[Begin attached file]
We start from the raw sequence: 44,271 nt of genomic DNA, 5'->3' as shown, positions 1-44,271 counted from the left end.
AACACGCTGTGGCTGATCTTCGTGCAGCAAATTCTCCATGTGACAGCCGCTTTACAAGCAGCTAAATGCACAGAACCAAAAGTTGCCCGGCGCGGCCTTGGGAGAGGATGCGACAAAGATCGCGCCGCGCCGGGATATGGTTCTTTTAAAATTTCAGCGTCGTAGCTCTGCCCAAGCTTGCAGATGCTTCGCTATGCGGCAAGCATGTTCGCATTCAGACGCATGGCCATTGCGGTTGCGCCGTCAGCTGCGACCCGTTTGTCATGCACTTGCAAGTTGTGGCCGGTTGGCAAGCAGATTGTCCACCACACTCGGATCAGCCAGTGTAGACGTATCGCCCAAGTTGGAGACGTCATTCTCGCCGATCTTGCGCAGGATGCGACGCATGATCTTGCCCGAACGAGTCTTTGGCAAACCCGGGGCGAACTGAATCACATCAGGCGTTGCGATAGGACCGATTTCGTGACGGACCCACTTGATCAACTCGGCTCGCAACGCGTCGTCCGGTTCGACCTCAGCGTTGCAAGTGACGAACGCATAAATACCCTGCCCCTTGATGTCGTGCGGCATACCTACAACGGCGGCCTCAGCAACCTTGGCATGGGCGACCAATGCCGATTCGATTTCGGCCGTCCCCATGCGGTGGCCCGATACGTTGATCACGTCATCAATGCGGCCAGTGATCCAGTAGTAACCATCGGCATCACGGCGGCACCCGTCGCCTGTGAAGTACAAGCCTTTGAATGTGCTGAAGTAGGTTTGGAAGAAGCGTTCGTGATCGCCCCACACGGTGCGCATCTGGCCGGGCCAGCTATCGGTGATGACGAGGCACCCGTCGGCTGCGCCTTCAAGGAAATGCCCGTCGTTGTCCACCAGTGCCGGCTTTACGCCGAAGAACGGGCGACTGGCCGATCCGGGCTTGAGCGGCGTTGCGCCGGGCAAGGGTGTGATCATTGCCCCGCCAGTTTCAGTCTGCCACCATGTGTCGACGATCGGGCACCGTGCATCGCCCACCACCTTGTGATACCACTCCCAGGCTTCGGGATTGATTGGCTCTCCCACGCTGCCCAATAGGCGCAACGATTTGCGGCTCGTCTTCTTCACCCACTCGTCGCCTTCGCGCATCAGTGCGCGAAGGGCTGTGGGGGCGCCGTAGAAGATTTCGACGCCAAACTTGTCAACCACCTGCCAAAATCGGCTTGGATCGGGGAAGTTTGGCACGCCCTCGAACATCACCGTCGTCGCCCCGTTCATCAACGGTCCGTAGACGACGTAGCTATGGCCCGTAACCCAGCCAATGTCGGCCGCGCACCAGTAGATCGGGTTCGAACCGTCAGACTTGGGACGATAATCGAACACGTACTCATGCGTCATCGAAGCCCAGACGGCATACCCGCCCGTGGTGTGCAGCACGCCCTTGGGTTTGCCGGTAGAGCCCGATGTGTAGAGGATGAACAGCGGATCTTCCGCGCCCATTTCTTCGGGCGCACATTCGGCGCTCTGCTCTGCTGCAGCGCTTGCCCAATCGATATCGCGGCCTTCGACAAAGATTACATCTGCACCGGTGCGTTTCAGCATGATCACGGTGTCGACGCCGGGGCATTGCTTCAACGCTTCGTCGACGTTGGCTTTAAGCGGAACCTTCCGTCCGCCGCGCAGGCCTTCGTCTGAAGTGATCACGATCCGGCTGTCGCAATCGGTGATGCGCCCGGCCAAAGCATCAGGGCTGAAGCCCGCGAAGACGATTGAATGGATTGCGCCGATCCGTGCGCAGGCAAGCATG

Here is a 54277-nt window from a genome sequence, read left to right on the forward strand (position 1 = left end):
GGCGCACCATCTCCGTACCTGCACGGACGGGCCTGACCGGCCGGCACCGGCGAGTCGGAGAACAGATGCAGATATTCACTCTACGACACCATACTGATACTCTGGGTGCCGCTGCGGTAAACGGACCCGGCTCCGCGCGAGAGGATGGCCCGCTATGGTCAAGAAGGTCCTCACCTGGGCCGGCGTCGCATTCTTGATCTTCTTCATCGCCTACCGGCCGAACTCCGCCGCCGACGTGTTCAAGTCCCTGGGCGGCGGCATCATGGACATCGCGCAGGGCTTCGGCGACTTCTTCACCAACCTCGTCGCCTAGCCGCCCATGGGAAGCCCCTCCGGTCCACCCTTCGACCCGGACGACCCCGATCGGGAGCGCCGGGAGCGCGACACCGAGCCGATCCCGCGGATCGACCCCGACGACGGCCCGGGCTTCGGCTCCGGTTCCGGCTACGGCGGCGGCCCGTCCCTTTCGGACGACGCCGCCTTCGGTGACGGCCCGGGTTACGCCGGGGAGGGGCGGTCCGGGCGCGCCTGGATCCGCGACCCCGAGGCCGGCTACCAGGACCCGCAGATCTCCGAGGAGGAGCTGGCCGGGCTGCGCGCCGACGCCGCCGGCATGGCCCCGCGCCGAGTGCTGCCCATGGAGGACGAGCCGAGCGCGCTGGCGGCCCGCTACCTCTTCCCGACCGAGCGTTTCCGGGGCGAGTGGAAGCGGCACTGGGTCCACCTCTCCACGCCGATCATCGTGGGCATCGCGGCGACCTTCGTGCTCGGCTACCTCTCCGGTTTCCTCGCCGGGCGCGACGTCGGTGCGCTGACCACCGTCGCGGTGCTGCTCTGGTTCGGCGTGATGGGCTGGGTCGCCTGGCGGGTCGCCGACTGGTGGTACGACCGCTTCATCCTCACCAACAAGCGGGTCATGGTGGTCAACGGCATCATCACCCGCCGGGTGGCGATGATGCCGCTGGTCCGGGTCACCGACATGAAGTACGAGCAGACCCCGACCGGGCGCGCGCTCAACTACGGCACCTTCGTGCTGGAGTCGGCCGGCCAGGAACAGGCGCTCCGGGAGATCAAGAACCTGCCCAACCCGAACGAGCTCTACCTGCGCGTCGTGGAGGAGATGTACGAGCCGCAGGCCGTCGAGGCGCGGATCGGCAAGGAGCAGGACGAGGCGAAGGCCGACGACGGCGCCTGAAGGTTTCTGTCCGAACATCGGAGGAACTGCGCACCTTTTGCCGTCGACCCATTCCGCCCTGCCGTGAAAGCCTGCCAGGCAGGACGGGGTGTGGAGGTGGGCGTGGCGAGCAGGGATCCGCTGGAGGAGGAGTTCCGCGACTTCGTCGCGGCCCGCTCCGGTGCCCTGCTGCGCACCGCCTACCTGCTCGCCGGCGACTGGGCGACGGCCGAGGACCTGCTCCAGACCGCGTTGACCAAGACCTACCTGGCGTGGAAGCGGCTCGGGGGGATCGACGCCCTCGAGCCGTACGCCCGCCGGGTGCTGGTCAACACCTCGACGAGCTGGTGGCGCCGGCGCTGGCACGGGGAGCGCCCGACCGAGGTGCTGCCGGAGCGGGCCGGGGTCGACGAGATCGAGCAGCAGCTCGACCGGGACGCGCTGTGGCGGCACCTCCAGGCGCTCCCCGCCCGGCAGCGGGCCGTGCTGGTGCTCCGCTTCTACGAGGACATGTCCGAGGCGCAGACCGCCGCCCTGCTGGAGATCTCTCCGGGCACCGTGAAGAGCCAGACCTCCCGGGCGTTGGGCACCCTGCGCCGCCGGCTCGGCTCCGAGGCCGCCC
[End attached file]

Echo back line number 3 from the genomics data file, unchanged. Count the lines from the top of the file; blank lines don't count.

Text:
Here is a 54277-nt window from a genome sequence, read left to right on the forward strand (position 1 = left end):